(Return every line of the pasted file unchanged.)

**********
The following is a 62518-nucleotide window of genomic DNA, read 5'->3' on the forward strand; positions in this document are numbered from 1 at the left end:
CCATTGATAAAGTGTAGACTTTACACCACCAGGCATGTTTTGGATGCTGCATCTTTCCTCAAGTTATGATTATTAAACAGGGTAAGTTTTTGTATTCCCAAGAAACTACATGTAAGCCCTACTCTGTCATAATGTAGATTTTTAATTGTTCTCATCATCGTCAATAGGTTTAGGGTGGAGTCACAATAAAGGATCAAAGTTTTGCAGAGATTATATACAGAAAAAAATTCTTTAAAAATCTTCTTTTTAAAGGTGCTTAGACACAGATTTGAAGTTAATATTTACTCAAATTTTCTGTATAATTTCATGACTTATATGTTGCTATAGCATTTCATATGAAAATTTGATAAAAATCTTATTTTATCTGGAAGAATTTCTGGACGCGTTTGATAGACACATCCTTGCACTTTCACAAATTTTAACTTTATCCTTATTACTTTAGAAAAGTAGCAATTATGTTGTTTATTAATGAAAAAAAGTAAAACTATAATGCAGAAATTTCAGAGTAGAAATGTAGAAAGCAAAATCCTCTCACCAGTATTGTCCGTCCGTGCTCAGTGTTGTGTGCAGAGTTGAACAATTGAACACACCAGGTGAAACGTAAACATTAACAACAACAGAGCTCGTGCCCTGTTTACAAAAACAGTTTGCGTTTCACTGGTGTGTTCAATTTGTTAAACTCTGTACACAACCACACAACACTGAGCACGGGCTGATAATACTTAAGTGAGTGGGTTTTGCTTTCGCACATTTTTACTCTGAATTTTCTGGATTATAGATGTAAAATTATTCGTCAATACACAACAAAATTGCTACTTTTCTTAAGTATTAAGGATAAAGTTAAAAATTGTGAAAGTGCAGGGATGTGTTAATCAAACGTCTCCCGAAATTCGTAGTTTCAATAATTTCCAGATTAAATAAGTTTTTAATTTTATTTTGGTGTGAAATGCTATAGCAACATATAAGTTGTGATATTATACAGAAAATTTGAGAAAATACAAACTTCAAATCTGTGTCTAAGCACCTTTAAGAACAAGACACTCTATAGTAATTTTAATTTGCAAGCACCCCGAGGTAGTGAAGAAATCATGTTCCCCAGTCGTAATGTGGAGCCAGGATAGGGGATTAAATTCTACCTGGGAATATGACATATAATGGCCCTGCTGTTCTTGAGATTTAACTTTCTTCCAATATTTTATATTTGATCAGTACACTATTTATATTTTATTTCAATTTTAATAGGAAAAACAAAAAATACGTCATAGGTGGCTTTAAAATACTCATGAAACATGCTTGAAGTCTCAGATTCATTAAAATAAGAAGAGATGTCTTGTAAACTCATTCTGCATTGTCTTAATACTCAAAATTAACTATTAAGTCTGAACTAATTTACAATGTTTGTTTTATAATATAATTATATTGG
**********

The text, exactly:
The following is a 62518-nucleotide window of genomic DNA, read 5'->3' on the forward strand; positions in this document are numbered from 1 at the left end:
CCATTGATAAAGTGTAGACTTTACACCACCAGGCATGTTTTGGATGCTGCATCTTTCCTCAAGTTATGATTATTAAACAGGGTAAGTTTTTGTATTCCCAAGAAACTACATGTAAGCCCTACTCTGTCATAATGTAGATTTTTAATTGTTCTCATCATCGTCAATAGGTTTAGGGTGGAGTCACAATAAAGGATCAAAGTTTTGCAGAGATTATATACAGAAAAAAATTCTTTAAAAATCTTCTTTTTAAAGGTGCTTAGACACAGATTTGAAGTTAATATTTACTCAAATTTTCTGTATAATTTCATGACTTATATGTTGCTATAGCATTTCATATGAAAATTTGATAAAAATCTTATTTTATCTGGAAGAATTTCTGGACGCGTTTGATAGACACATCCTTGCACTTTCACAAATTTTAACTTTATCCTTATTACTTTAGAAAAGTAGCAATTATGTTGTTTATTAATGAAAAAAAGTAAAACTATAATGCAGAAATTTCAGAGTAGAAATGTAGAAAGCAAAATCCTCTCACCAGTATTGTCCGTCCGTGCTCAGTGTTGTGTGCAGAGTTGAACAATTGAACACACCAGGTGAAACGTAAACATTAACAACAACAGAGCTCGTGCCCTGTTTACAAAAACAGTTTGCGTTTCACTGGTGTGTTCAATTTGTTAAACTCTGTACACAACCACACAACACTGAGCACGGGCTGATAATACTTAAGTGAGTGGGTTTTGCTTTCGCACATTTTTACTCTGAATTTTCTGGATTATAGATGTAAAATTATTCGTCAATACACAACAAAATTGCTACTTTTCTTAAGTATTAAGGATAAAGTTAAAAATTGTGAAAGTGCAGGGATGTGTTAATCAAACGTCTCCCGAAATTCGTAGTTTCAATAATTTCCAGATTAAATAAGTTTTTAATTTTATTTTGGTGTGAAATGCTATAGCAACATATAAGTTGTGATATTATACAGAAAATTTGAGAAAATACAAACTTCAAATCTGTGTCTAAGCACCTTTAAGAACAAGACACTCTATAGTAATTTTAATTTGCAAGCACCCCGAGGTAGTGAAGAAATCATGTTCCCCAGTCGTAATGTGGAGCCAGGATAGGGGATTAAATTCTACCTGGGAATATGACATATAATGGCCCTGCTGTTCTTGAGATTTAACTTTCTTCCAATATTTTATATTTGATCAGTACACTATTTATATTTTATTTCAATTTTAATAGGAAAAACAAAAAATACGTCATAGGTGGCTTTAAAATACTCATGAAACATGCTTGAAGTCTCAGATTCATTAAAATAAGAAGAGATGTCTTGTAAACTCATTCTGCATTGTCTTAATACTCAAAATTAACTATTAAGTCTGAACTAATTTACAATGTTTGTTTTATAATATAATTATATTGG